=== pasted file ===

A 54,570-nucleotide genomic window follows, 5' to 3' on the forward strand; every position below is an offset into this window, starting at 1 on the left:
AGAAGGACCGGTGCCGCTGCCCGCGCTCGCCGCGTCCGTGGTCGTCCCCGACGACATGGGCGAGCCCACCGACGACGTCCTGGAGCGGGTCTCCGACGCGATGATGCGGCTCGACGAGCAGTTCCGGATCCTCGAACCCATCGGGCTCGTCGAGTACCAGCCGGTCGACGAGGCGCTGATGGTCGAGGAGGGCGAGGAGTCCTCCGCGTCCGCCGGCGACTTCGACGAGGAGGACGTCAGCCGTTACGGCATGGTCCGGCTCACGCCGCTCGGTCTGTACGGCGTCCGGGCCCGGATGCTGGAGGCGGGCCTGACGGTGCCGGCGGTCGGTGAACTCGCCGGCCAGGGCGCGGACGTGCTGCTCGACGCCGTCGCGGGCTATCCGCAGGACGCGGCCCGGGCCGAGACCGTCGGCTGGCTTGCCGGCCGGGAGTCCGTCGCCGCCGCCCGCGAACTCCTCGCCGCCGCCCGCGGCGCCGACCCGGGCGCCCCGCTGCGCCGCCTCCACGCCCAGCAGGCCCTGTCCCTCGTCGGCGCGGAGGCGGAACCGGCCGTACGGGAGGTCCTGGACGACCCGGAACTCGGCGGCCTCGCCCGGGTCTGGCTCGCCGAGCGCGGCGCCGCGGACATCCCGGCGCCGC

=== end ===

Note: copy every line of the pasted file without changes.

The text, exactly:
A 54,570-nucleotide genomic window follows, 5' to 3' on the forward strand; every position below is an offset into this window, starting at 1 on the left:
AGAAGGACCGGTGCCGCTGCCCGCGCTCGCCGCGTCCGTGGTCGTCCCCGACGACATGGGCGAGCCCACCGACGACGTCCTGGAGCGGGTCTCCGACGCGATGATGCGGCTCGACGAGCAGTTCCGGATCCTCGAACCCATCGGGCTCGTCGAGTACCAGCCGGTCGACGAGGCGCTGATGGTCGAGGAGGGCGAGGAGTCCTCCGCGTCCGCCGGCGACTTCGACGAGGAGGACGTCAGCCGTTACGGCATGGTCCGGCTCACGCCGCTCGGTCTGTACGGCGTCCGGGCCCGGATGCTGGAGGCGGGCCTGACGGTGCCGGCGGTCGGTGAACTCGCCGGCCAGGGCGCGGACGTGCTGCTCGACGCCGTCGCGGGCTATCCGCAGGACGCGGCCCGGGCCGAGACCGTCGGCTGGCTTGCCGGCCGGGAGTCCGTCGCCGCCGCCCGCGAACTCCTCGCCGCCGCCCGCGGCGCCGACCCGGGCGCCCCGCTGCGCCGCCTCCACGCCCAGCAGGCCCTGTCCCTCGTCGGCGCGGAGGCGGAACCGGCCGTACGGGAGGTCCTGGACGACCCGGAACTCGGCGGCCTCGCCCGGGTCTGGCTCGCCGAGCGCGGCGCCGCGGACATCCCGGCGCCGC